Plowing & Planting

It only took two years of living on the farm for me to recognize that there’s a very fine line between holy-effing-freezing and holy-shit-my-garden-should-have-been-planted-already. As far as I can tell, this magical period of time lasts approximately 0.0078 seconds and falls sometime between March and June. And you better be on your toes, because if you blink, you might miss it.

Last year I had grand plans for a fenced in garden full of raised beds, stone walkways, and a big chicken coop in the middle. And, um…



Okay, maybe I spent too much time planning and not enough time actually planting (early enough.) And I might have underestimated how long it would take me to hand shovel three-thousand pounds of dirt into those beds to get them ready for seeds. Didn’t stop me from ending up with a massive amount of tomatoes last year…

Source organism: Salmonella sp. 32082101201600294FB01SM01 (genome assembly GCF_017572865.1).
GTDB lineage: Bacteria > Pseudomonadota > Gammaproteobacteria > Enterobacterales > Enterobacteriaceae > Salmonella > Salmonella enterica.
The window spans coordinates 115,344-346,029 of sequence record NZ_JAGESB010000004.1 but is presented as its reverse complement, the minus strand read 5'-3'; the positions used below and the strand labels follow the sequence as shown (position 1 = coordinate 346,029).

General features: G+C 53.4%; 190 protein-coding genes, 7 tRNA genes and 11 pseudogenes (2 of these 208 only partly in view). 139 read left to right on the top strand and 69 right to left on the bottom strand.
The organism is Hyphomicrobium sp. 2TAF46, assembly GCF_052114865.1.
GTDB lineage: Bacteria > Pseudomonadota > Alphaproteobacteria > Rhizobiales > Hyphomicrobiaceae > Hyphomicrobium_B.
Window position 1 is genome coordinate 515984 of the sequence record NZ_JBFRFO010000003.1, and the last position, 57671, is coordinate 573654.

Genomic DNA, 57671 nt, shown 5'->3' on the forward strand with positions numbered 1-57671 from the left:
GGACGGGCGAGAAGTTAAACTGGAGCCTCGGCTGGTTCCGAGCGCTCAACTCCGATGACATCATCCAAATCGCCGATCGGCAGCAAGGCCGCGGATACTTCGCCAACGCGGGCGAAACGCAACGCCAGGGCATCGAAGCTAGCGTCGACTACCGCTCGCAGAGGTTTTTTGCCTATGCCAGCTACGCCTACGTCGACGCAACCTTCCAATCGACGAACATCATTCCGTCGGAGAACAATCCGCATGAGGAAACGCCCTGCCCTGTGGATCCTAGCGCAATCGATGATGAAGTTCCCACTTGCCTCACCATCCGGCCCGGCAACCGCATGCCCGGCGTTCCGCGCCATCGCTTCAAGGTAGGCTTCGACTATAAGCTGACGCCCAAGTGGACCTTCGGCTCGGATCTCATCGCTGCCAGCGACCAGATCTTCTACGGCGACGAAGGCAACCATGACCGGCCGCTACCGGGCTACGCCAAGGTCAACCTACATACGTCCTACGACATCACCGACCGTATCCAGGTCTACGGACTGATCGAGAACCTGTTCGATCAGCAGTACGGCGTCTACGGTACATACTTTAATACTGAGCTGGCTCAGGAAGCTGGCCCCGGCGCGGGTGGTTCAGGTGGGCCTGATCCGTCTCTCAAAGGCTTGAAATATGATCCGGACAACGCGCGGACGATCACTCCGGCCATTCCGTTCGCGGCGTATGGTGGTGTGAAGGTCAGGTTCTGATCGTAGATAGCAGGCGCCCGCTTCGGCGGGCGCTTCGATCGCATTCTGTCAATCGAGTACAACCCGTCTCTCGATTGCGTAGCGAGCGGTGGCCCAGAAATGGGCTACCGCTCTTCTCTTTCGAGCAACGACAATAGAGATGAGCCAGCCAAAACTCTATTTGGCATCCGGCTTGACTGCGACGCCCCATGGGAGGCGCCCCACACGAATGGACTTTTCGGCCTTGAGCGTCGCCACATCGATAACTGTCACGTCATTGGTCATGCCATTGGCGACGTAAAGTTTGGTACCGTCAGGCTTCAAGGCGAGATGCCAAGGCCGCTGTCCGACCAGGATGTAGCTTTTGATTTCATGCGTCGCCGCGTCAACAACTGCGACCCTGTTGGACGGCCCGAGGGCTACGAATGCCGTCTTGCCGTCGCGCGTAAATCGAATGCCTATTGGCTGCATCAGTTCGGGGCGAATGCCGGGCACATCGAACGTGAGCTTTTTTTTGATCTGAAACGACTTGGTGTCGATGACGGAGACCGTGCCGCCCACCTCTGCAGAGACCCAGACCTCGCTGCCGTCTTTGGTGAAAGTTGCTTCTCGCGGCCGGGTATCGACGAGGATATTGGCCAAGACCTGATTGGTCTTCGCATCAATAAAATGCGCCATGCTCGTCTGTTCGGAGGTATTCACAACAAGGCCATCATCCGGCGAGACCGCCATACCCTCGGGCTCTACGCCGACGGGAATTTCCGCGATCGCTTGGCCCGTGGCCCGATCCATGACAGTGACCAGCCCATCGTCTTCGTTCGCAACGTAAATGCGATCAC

But it wasn’t quite the garden I envisioned. This year, however, my act is slightly more together.  (Anyone who has seen the state of my laundry recently just started laughing hysterically.) Still, when it comes to the garden, I’m making some actual progress.

I planted two of my beds full of garlic last fall…


And this is what they look like right now…

We are going to be soooo ready for a vampire invasion on the farm.

I scored some salvaged fence through a family connection last year, and called the guys who helped me with the split-rail on the donkey pasture to help me install it as soon as the frost is out of the ground.